It can be a long and strenuous process to apply for Social Security Disability, taking anywhere from six to 24 months to approve the application. Mistakes made on the application can also back the process up, making it harder to get the benefits you need from the government. Before you apply, you must determine if it's right for you to apply for disability benefits, provide medical documentation, fill out a variety of forms and possibly attend a hearing or file appeals. The following are some common mistakes to avoid when you decide to apply for disability benefits.
Discontinuing medical care
If you aren't working because of a disability or injury, it may seem unnecessary to come up with the money to continue to see your doctor when you need care. The problem is that your ability to receive benefits can be affected if you discontinue treatment with your medical health professional. Most SSD examiners want proof that you have not improved in your condition even after receiving a treatment regimen from your doctor.
Applying too soon
It can cost you significant amounts of time and money to apply for benefits too soon. It may seem like you should do it early because you can't work and need money quickly, but it is expected that you can't work for 12 months because of your disability. What you can do instead is notify the Social Security Administration of your intent to file soon if you are concerned about a disability and how it will affect your ability to work.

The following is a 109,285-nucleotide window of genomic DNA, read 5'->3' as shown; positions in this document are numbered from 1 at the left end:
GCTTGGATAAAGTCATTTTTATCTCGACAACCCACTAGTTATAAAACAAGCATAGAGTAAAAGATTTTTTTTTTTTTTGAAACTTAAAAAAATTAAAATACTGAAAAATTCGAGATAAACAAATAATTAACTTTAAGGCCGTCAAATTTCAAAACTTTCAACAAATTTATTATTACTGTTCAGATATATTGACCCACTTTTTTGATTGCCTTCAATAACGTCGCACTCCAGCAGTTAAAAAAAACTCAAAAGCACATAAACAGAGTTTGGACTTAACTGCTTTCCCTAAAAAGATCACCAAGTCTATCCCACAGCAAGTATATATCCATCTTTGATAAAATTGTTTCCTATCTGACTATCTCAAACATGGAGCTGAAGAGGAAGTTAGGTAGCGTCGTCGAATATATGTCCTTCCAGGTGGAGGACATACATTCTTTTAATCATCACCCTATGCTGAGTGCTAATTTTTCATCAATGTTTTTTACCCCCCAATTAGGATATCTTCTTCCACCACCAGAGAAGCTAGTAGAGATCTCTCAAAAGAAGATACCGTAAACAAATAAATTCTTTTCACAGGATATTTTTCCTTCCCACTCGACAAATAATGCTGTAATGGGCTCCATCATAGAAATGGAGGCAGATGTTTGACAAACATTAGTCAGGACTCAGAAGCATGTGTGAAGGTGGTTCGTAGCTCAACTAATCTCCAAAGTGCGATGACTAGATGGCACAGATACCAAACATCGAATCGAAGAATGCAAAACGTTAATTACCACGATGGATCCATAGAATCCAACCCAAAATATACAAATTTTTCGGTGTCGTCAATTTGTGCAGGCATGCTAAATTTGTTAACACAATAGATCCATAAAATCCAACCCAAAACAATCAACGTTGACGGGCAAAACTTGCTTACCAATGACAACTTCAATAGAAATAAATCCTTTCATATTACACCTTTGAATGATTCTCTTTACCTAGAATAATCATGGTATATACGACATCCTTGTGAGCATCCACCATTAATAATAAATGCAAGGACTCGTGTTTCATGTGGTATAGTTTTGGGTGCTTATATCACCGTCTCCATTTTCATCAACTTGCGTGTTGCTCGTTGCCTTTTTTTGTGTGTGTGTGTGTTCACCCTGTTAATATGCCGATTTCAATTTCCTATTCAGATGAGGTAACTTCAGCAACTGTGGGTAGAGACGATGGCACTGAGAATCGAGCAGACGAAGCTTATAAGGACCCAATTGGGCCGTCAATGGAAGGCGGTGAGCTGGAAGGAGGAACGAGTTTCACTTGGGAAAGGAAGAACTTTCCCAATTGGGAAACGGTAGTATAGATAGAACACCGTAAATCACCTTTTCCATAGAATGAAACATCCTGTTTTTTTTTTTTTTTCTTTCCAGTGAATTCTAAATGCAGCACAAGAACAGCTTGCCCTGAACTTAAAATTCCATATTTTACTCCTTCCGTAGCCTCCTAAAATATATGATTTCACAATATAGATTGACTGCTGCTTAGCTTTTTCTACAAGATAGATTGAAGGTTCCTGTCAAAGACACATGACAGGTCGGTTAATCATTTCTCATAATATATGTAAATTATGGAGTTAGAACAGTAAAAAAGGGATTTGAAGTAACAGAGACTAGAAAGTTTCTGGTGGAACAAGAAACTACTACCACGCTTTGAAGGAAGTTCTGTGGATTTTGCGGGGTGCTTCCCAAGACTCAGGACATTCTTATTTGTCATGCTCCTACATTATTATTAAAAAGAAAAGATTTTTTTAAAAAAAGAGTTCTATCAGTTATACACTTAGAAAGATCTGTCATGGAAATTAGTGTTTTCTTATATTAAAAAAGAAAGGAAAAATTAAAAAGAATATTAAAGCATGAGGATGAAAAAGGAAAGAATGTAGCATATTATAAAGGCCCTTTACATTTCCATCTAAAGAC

Underestimating or exaggerating your disability
Be as honest as possible on your application about your disability and how it affects your work and home life. Do not allow pride from dealing with your condition for so long to cause you to undermine your disability, and never make your condition seem worse than it is. You can elaborate on your condition, but not exaggerate. If you are required to attend a hearing for your benefits, you want the facts to back up your application.
Not preparing for a hearing
Because the process can be so exhausting, many people come to their hearings unprepared and discouraged, expecting to be turned down again. Always come to your hearing prepared with the facts and correct documentation to prove that you are eligible for SSD.
The application process can be confusing and time-consuming, and you may also deal with frustration from your lack of work and money as you fight to get your benefits. An attorney may be able to help you push through the process faster and more accurately.